Creating a Prosperous Future by Employing Youth

Despite the global enthusiasm for the economic potential of Africa and the Middle East, we recognize that our operating regions confront much broader social and political challenges on the ground. In particular, they have the highest unemployment rates of all emerging markets. This unemployment burden falls heaviest on the next generation; youth unemployment averages nearly 30% in the Middle East and over 10% in Africa. Both regions will need to create over 100 million jobs by 2020 just to maintain the current employment levels. And as these disenchanted youth lose faith in the political and economic system, it can spiral into social upheaval. Whether it’s the uprising of the Arab Spring, the backlash of Boko Haram or election riots in Kenya, our markets are rife with examples of unmet needs catalysing revolt, insecurity and political instability.

Obviously, these risks affect our pricing and our investor return expectations. More importantly, they affect the people we care about most, our children, the next generation. As individuals, we have a limited platform to influence such massive problems.

 

One way GroFin is tackling youth unemployment is by supporting schools. Today, our portfolio includes 17 schools in 7 countries, which are educating over 8,000 students. Most of these low-cost private schools are in East and West Africa. However, many more schools are needed to fill the educational gap, in a region with such a young population. Additionally, the social return on our investment, improved human capital and employability, will require years to materialize.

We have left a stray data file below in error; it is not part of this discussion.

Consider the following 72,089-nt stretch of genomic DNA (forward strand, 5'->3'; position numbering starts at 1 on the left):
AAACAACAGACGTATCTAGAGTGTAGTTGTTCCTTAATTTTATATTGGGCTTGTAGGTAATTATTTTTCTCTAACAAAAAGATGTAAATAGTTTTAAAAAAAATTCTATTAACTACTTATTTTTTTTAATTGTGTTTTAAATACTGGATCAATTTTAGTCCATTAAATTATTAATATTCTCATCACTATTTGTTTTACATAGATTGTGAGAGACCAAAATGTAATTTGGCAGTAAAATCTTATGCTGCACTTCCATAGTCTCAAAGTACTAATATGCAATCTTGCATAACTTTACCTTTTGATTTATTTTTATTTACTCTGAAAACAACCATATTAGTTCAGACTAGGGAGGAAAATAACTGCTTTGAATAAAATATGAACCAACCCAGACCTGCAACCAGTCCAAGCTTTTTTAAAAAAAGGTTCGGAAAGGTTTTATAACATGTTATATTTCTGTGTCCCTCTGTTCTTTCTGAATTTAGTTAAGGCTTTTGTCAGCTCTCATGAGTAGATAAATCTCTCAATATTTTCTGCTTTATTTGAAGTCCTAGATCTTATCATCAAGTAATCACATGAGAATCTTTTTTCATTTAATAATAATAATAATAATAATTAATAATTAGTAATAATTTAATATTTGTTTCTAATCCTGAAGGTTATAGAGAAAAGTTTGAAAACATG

Thus, we also support 5 different vocational training and job placement centres. These businesses cater primarily to adults or adolescents and provide a more immediate solution. Their financial performance indicates that this is a business model with consistent demand, and possibly untapped potential.

While we do work with our investees to improve their labour standards, including minimum wage compliance, we can’t (and wouldn’t) push them to specifically hire younger workers. We recognize that each investee has distinct HR needs and understand these needs must be met efficiently. However, we can look at expanding our engagement in younger sectors. Technology is obviously at the forefront. In addition to being a high-growth sector, it is able to onboard higher proportions of young workers. And it has other profound implications for inclusion, food security and social innovation. Just as gender-lens investing has gained traction as a blended value option, youth-lens investing will help define key sectors and strategies for impact investors to combat youth unemployment. Morgan McClain-McKinney, of USAID, even advocates for eventually exploring youth investment as an asset class.

In the meantime, GroFin’s investments have already helped support over 16,000 jobs in Africa and the Middle East. These jobs are within formal small businesses, which are demonstrated to provide greater incomes, better benefits and more financial security than the informal economy or microenterprises. In addition to providing employment, our investees are entrepreneurial role models to young adults in their communities. Nevertheless, we look forward to further exploring how our investments and how the private sector in general can enable the next generation to thrive.